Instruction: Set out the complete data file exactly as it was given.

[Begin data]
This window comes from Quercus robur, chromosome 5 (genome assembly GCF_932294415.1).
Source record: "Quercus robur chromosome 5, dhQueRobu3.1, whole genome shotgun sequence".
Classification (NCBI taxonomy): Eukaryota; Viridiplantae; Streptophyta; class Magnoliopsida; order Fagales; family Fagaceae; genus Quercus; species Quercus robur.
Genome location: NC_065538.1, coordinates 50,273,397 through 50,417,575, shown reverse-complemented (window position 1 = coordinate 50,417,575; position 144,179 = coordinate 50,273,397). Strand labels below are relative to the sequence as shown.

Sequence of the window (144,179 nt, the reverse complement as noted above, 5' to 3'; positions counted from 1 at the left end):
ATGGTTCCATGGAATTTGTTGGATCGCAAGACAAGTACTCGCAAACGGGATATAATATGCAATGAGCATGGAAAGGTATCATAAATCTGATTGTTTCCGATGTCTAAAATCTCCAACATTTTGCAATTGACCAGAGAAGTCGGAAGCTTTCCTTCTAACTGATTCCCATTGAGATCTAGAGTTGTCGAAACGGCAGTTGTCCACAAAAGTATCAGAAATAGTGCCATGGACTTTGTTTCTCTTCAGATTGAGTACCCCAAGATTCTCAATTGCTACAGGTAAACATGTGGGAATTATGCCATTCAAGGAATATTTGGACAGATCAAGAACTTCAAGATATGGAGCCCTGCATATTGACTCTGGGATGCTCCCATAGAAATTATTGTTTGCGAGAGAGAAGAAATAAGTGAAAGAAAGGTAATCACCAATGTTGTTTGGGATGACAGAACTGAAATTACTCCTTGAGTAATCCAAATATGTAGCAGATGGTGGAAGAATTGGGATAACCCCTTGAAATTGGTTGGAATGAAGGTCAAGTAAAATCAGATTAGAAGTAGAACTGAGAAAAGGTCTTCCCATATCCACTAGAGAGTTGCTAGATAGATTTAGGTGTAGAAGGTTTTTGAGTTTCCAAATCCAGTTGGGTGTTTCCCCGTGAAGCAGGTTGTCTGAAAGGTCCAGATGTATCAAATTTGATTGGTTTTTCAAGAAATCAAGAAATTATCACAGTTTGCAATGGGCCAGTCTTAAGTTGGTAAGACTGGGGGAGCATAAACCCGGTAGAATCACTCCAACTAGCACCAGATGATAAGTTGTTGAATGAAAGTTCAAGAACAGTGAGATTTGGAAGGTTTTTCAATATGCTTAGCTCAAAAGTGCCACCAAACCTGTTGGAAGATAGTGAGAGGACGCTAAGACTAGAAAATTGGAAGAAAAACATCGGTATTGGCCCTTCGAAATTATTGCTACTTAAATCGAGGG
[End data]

This window comes from Quercus robur, chromosome 5 (genome assembly GCF_932294415.1).
Source record: "Quercus robur chromosome 5, dhQueRobu3.1, whole genome shotgun sequence".
Classification (NCBI taxonomy): Eukaryota; Viridiplantae; Streptophyta; class Magnoliopsida; order Fagales; family Fagaceae; genus Quercus; species Quercus robur.
Genome location: NC_065538.1, coordinates 50,273,397 through 50,417,575, shown reverse-complemented (window position 1 = coordinate 50,417,575; position 144,179 = coordinate 50,273,397). Strand labels below are relative to the sequence as shown.

Sequence of the window (144,179 nt, the reverse complement as noted above, 5' to 3'; positions counted from 1 at the left end):
ATGGTTCCATGGAATTTGTTGGATCGCAAGACAAGTACTCGCAAACGGGATATAATATGCAATGAGCATGGAAAGGTATCATAAATCTGATTGTTTCCGATGTCTAAAATCTCCAACATTTTGCAATTGACCAGAGAAGTCGGAAGCTTTCCTTCTAACTGATTCCCATTGAGATCTAGAGTTGTCGAAACGGCAGTTGTCCACAAAAGTATCAGAAATAGTGCCATGGACTTTGTTTCTCTTCAGATTGAGTACCCCAAGATTCTCAATTGCTACAGGTAAACATGTGGGAATTATGCCATTCAAGGAATATTTGGACAGATCAAGAACTTCAAGATATGGAGCCCTGCATATTGACTCTGGGATGCTCCCATAGAAATTATTGTTTGCGAGAGAGAAGAAATAAGTGAAAGAAAGGTAATCACCAATGTTGTTTGGGATGACAGAACTGAAATTACTCCTTGAGTAATCCAAATATGTAGCAGATGGTGGAAGAATTGGGATAACCCCTTGAAATTGGTTGGAATGAAGGTCAAGTAAAATCAGATTAGAAGTAGAACTGAGAAAAGGTCTTCCCATATCCACTAGAGAGTTGCTAGATAGATTTAGGTGTAGAAGGTTTTTGAGTTTCCAAATCCAGTTGGGTGTTTCCCCGTGAAGCAGGTTGTCTGAAAGGTCCAGATGTATCAAATTTGATTGGTTTTTCAAGAAATCAAGAAATTATCACAGTTTGCAATGGGCCAGTCTTAAGTTGGTAAGACTGGGGGAGCATAAACCCGGTAGAATCACTCCAACTAGCACCAGATGATAAGTTGTTGAATGAAAGTTCAAGAACAGTGAGATTTGGAAGGTTTTTCAATATGCTTAGCTCAAAAGTGCCACCAAACCTGTTGGAAGATAGTGAGAGGACGCTAAGACTAGAAAATTGGAAGAAAAACATCGGTATTGGCCCTTCGAAATTATTGCTACTTAAATCGAGGG